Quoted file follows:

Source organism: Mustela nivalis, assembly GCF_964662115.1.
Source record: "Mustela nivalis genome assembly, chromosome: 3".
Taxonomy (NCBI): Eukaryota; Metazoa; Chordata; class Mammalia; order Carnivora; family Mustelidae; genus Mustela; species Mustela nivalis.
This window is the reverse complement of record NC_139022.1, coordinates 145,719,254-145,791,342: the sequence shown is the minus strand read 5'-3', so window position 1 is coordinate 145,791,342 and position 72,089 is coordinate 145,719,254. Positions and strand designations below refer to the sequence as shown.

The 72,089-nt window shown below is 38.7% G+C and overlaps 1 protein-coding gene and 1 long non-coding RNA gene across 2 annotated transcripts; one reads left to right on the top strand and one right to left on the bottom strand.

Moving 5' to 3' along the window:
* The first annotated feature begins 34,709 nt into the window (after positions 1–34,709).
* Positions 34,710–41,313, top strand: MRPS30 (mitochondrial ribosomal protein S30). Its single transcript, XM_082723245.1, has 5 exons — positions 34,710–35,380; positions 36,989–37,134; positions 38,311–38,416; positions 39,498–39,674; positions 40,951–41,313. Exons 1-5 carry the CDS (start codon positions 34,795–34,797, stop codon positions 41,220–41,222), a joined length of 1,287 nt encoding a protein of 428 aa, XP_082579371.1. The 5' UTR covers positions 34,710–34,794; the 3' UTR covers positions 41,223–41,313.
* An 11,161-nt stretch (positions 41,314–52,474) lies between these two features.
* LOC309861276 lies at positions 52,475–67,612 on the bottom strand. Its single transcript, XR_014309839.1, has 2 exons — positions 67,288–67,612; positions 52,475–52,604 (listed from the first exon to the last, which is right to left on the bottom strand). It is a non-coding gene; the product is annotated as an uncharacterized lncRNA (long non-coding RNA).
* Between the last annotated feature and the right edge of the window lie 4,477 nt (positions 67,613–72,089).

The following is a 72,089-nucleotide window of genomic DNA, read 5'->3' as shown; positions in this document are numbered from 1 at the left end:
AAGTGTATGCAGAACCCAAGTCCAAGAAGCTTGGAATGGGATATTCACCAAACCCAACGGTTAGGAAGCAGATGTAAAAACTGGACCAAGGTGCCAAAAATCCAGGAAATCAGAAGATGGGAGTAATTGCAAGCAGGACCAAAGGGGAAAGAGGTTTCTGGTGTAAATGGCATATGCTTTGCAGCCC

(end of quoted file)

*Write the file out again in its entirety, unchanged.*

Source organism: Mustela nivalis, assembly GCF_964662115.1.
Source record: "Mustela nivalis genome assembly, chromosome: 3".
Taxonomy (NCBI): Eukaryota; Metazoa; Chordata; class Mammalia; order Carnivora; family Mustelidae; genus Mustela; species Mustela nivalis.
This window is the reverse complement of record NC_139022.1, coordinates 145,719,254-145,791,342: the sequence shown is the minus strand read 5'-3', so window position 1 is coordinate 145,791,342 and position 72,089 is coordinate 145,719,254. Positions and strand designations below refer to the sequence as shown.

The 72,089-nt window shown below is 38.7% G+C and overlaps 1 protein-coding gene and 1 long non-coding RNA gene across 2 annotated transcripts; one reads left to right on the top strand and one right to left on the bottom strand.

Moving 5' to 3' along the window:
* The first annotated feature begins 34,709 nt into the window (after positions 1–34,709).
* Positions 34,710–41,313, top strand: MRPS30 (mitochondrial ribosomal protein S30). Its single transcript, XM_082723245.1, has 5 exons — positions 34,710–35,380; positions 36,989–37,134; positions 38,311–38,416; positions 39,498–39,674; positions 40,951–41,313. Exons 1-5 carry the CDS (start codon positions 34,795–34,797, stop codon positions 41,220–41,222), a joined length of 1,287 nt encoding a protein of 428 aa, XP_082579371.1. The 5' UTR covers positions 34,710–34,794; the 3' UTR covers positions 41,223–41,313.
* An 11,161-nt stretch (positions 41,314–52,474) lies between these two features.
* LOC309861276 lies at positions 52,475–67,612 on the bottom strand. Its single transcript, XR_014309839.1, has 2 exons — positions 67,288–67,612; positions 52,475–52,604 (listed from the first exon to the last, which is right to left on the bottom strand). It is a non-coding gene; the product is annotated as an uncharacterized lncRNA (long non-coding RNA).
* Between the last annotated feature and the right edge of the window lie 4,477 nt (positions 67,613–72,089).

The following is a 72,089-nucleotide window of genomic DNA, read 5'->3' as shown; positions in this document are numbered from 1 at the left end:
AAGTGTATGCAGAACCCAAGTCCAAGAAGCTTGGAATGGGATATTCACCAAACCCAACGGTTAGGAAGCAGATGTAAAAACTGGACCAAGGTGCCAAAAATCCAGGAAATCAGAAGATGGGAGTAATTGCAAGCAGGACCAAAGGGGAAAGAGGTTTCTGGTGTAAATGGCATATGCTTTGCAGCCC